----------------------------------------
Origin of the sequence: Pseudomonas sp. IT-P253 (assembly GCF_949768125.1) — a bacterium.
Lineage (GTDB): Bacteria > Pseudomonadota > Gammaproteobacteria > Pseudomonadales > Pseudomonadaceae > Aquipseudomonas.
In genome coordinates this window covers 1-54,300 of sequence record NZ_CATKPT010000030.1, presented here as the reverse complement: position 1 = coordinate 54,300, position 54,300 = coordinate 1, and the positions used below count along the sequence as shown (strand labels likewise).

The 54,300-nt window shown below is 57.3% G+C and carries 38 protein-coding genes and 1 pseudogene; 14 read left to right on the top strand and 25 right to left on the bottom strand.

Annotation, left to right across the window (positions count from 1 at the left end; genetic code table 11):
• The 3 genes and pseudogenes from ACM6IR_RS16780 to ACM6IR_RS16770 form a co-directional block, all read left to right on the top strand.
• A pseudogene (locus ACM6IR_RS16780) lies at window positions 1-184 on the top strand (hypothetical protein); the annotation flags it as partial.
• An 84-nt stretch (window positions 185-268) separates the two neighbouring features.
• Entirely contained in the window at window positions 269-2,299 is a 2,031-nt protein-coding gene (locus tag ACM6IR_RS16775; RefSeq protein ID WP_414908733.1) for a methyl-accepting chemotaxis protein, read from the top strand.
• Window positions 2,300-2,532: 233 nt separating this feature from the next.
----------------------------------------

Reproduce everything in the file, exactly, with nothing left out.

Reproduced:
Origin of the sequence: Pseudomonas sp. IT-P253 (assembly GCF_949768125.1) — a bacterium.
Lineage (GTDB): Bacteria > Pseudomonadota > Gammaproteobacteria > Pseudomonadales > Pseudomonadaceae > Aquipseudomonas.
In genome coordinates this window covers 1-54,300 of sequence record NZ_CATKPT010000030.1, presented here as the reverse complement: position 1 = coordinate 54,300, position 54,300 = coordinate 1, and the positions used below count along the sequence as shown (strand labels likewise).

The 54,300-nt window shown below is 57.3% G+C and carries 38 protein-coding genes and 1 pseudogene; 14 read left to right on the top strand and 25 right to left on the bottom strand.

Annotation, left to right across the window (positions count from 1 at the left end; genetic code table 11):
• The 3 genes and pseudogenes from ACM6IR_RS16780 to ACM6IR_RS16770 form a co-directional block, all read left to right on the top strand.
• A pseudogene (locus ACM6IR_RS16780) lies at window positions 1-184 on the top strand (hypothetical protein); the annotation flags it as partial.
• An 84-nt stretch (window positions 185-268) separates the two neighbouring features.
• Entirely contained in the window at window positions 269-2,299 is a 2,031-nt protein-coding gene (locus tag ACM6IR_RS16775; RefSeq protein ID WP_414908733.1) for a methyl-accepting chemotaxis protein, read from the top strand.
• Window positions 2,300-2,532: 233 nt separating this feature from the next.